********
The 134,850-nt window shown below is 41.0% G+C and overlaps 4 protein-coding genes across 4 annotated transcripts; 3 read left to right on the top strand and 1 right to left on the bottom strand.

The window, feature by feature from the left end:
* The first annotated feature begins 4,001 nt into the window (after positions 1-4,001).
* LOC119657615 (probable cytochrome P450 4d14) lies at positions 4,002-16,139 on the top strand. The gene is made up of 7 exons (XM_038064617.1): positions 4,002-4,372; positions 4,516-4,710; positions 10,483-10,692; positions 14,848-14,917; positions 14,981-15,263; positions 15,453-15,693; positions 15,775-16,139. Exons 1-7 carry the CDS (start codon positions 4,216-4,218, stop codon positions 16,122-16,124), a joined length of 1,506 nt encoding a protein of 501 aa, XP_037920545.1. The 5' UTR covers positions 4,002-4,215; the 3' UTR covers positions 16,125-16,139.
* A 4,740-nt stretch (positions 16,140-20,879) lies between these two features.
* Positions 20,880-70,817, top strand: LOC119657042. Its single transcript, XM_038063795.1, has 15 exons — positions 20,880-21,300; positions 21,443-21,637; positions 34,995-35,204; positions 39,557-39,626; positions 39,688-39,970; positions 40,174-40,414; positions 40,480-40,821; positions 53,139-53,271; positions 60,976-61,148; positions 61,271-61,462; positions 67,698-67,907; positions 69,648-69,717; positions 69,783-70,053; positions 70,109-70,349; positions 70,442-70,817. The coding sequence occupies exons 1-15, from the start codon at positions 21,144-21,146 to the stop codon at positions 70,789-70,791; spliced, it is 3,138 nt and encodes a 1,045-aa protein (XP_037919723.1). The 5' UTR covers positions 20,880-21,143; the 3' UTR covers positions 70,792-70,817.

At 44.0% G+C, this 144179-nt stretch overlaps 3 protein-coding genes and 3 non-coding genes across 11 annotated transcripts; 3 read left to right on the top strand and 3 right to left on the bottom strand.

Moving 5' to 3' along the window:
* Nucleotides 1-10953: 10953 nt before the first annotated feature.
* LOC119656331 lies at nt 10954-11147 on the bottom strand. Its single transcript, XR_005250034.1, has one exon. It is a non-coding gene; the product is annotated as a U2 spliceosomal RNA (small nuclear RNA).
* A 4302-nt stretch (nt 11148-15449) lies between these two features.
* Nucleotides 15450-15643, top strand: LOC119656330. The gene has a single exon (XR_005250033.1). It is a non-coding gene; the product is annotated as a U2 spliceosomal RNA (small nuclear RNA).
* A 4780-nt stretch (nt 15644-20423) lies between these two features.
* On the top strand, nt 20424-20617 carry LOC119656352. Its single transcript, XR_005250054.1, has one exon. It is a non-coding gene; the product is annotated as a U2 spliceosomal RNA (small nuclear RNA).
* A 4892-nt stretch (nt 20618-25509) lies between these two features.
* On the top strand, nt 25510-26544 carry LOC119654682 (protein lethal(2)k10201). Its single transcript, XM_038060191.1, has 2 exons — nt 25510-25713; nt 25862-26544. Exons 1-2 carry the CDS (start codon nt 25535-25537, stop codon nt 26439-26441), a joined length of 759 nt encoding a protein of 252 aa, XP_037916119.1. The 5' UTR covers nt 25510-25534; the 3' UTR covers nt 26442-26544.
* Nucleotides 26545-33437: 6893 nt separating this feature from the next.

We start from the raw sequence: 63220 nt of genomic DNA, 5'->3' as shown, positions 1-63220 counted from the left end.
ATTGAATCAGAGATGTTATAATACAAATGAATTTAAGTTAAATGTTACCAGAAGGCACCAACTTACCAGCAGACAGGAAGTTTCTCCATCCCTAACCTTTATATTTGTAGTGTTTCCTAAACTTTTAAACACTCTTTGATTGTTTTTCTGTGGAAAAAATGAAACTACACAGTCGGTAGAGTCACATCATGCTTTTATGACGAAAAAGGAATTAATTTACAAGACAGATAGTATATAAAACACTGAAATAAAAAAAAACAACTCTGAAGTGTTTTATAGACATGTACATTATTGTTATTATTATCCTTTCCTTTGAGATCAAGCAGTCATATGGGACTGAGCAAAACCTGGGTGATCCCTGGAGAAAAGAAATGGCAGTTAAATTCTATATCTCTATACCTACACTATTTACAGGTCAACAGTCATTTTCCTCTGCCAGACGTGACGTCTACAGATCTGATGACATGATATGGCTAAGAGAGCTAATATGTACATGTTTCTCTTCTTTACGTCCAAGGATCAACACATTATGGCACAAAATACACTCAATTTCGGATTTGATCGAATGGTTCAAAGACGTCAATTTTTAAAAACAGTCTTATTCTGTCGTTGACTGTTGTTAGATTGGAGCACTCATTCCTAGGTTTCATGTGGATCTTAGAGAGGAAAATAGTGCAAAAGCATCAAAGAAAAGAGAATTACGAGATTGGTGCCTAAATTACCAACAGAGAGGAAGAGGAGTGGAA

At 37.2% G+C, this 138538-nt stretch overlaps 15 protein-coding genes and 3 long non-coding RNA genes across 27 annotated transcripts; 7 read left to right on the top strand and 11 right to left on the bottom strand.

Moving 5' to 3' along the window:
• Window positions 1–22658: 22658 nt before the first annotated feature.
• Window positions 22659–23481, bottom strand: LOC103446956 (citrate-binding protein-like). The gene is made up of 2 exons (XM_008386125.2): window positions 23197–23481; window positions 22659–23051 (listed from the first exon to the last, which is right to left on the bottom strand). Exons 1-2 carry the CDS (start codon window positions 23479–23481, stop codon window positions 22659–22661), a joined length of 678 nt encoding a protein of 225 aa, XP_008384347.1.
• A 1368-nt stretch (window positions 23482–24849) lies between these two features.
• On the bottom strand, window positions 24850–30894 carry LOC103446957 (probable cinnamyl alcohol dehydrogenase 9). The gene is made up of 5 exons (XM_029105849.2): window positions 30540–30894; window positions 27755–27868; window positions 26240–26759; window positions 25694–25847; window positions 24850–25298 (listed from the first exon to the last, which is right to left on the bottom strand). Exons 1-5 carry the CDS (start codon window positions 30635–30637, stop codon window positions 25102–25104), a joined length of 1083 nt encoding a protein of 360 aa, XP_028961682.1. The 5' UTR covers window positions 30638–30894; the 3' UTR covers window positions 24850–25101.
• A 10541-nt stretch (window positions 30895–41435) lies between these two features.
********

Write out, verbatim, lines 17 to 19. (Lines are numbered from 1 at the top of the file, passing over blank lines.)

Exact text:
* Nucleotides 26545-33437: 6893 nt separating this feature from the next.

We start from the raw sequence: 63220 nt of genomic DNA, 5'->3' as shown, positions 1-63220 counted from the left end.
ATTGAATCAGAGATGTTATAATACAAATGAATTTAAGTTAAATGTTACCAGAAGGCACCAACTTACCAGCAGACAGGAAGTTTCTCCATCCCTAACCTTTATATTTGTAGTGTTTCCTAAACTTTTAAACACTCTTTGATTGTTTTTCTGTGGAAAAAATGAAACTACACAGTCGGTAGAGTCACATCATGCTTTTATGACGAAAAAGGAATTAATTTACAAGACAGATAGTATATAAAACACTGAAATAAAAAAAAACAACTCTGAAGTGTTTTATAGACATGTACATTATTGTTATTATTATCCTTTCCTTTGAGATCAAGCAGTCATATGGGACTGAGCAAAACCTGGGTGATCCCTGGAGAAAAGAAATGGCAGTTAAATTCTATATCTCTATACCTACACTATTTACAGGTCAACAGTCATTTTCCTCTGCCAGACGTGACGTCTACAGATCTGATGACATGATATGGCTAAGAGAGCTAATATGTACATGTTTCTCTTCTTTACGTCCAAGGATCAACACATTATGGCACAAAATACACTCAATTTCGGATTTGATCGAATGGTTCAAAGACGTCAATTTTTAAAAACAGTCTTATTCTGTCGTTGACTGTTGTTAGATTGGAGCACTCATTCCTAGGTTTCATGTGGATCTTAGAGAGGAAAATAGTGCAAAAGCATCAAAGAAAAGAGAATTACGAGATTGGTGCCTAAATTACCAACAGAGAGGAAGAGGAGTGGAA